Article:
CPJ urges OAS not to weaken human rights system

March 18, 2013

Dear OAS Ministers of Foreign Affairs:

Ahead of the assembly of the Organization of American States on March 22, the Committee to Protect Journalists urges you to oppose any attempts to debilitate the regional human rights system. The failure of member states to preserve the autonomy and independence of the Inter-American Commission on Human Rights and its special rapporteur on freedom of expression would make citizens throughout the hemisphere more vulnerable to human rights violations and represent a blow to democracy in the Americas.

The OAS assembly will convene in Washington, D.C., to decide on a series of proposals to revise the regional human rights commission. Introduced by Ecuador with the stated goal of strengthening the system, the changes would in fact bar the rapporteur’s office from seeking autonomous financial support, reduce its independence by allowing member states to assert greater control, and prevent it from publishing reports on freedom of expression. The series of 53 recommendations won initial approval during the 2012 General Assembly in Cochabamba, Bolivia.

CPJ research shows the proposed changes are part of an effort launched by a group of states at odds with the commission’s role to promote and protect human rights. The charge has been led by Ecuador and supported by the Bolivarian Alliance for the Americas, or ALBA, which also includes Venezuela, Bolivia, Nicaragua, Cuba, Dominica, Antigua and Barbuda, and Saint Vincent and the Grenadines. Several ALBA countries have dismal press freedom records. In Ecuador, for example, the government has enacted laws to restrict free expression, smeared critics, and filed defamation suits against detractors. Its actions follow similar ones taken by Venezuela, while the Bolivian and Nicaraguan governments have promoted anti-media policies.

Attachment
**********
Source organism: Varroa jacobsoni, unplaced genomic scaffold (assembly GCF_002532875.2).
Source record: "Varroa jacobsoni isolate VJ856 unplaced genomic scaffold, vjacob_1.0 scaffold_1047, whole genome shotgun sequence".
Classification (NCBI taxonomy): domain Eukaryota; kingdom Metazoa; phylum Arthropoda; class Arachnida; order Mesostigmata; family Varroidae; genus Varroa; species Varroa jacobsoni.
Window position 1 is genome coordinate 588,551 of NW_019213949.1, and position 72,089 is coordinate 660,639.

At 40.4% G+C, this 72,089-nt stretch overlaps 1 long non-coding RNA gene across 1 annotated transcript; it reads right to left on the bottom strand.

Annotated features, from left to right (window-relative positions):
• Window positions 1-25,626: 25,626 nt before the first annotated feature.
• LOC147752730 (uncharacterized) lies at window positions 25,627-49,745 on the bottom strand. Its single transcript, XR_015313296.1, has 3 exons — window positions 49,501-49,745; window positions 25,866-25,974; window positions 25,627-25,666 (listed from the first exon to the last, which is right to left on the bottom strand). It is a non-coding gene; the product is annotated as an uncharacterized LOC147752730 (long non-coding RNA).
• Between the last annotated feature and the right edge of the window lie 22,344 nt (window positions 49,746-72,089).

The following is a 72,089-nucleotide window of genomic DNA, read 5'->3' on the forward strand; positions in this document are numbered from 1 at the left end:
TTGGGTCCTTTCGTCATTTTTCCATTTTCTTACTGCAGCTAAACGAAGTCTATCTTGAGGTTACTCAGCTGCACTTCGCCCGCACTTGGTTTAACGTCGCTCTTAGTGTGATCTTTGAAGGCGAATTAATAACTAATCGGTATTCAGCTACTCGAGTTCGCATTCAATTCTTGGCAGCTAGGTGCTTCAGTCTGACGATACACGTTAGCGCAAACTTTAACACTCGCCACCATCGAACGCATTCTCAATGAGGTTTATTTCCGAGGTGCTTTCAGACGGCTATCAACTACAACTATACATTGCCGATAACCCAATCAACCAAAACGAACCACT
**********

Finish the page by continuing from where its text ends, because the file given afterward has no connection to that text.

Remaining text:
Countries that have been pillars of the system and should be leading its defense, including Brazil and Argentina, have instead remained silent.

In late 2012, the commission pledged to study the recommendations, consult with all actors, and make its own adjustments to the regulations. This process, as stated by the commission, will be conducted during the first half of 2013. Allowing the IACHR to examine proposals and adjust its own rules is a long-standing practice designed to insulate the body from the political influence of its member states.

During a March 11 meeting in Guayaquil between most of the signatories of the American Convention on Human Rights, the Ecuadoran government made another attempt to lobby member states to circumvent the established protocol and ultimately weaken the human rights the system. The group, led by President Rafael Correa and Foreign Minister Ricardo Patiño, drafted a declaration, signed by 18 nations, in which it was agreed that the OAS would fully fund the hemispheric human rights system–which in practice could seriously restrict the functioning of the special rapporteur for freedom of expression, whose funding is largely provided by outside sources. Other aspects of the declaration could open up the statutory framework of the IACHR to a broad review and potentially weaken its structure. While the declaration does not legally bind the OAS, Nicaragua has already drafted a resolution to ensure it is part of the discussion on March 22.

For more than 50 years, the human rights system has served as the last line of defense for citizens facing abusive treatment throughout the hemisphere. It has intervened directly in cases of imminent danger–ordering governments to provide security for threatened journalists, for instance–and issued in-depth reports on systemic human rights abuses. Widely seen as an international model, the commission and its rapporteur have upheld such fundamental democratic principles as due process, separation of powers, and freedom of expression. The body has played a key role in documenting abuses committed by dictatorial regimes in the 1970s and 1980s. With democratization in the region, the system began to address the legacy of the dictatorships and their impact on democratic institutions.

At the same time, the special rapporteur on freedom of expression, created in 1997, has consistently denounced official censorship, campaigned against criminal defamation laws, and promoted access to information. Thanks to its efforts, laws criminalizing desacato, or disrespect, have been repealed in Paraguay, Costa Rica, Peru, Chile, Honduras, Panama, Nicaragua, Uruguay, and Bolivia. Mexico has decriminalized defamation laws at the federal level, while Argentina eliminated libel and slander on matters of public interest.

We believe that approval of these proposals by the OAS assembly would seriously damage the independence of the commission, neutralize the work of a leader in the promotion of fundamental human rights, and strip a vital layer of protection for citizens throughout the region.

The reputation of any country with a stated commitment to human rights and freedom of expression would be seriously damaged if these changes are approved. We urge you to reject the proposals.

Sincerely yours,

Joel Simon
Executive Director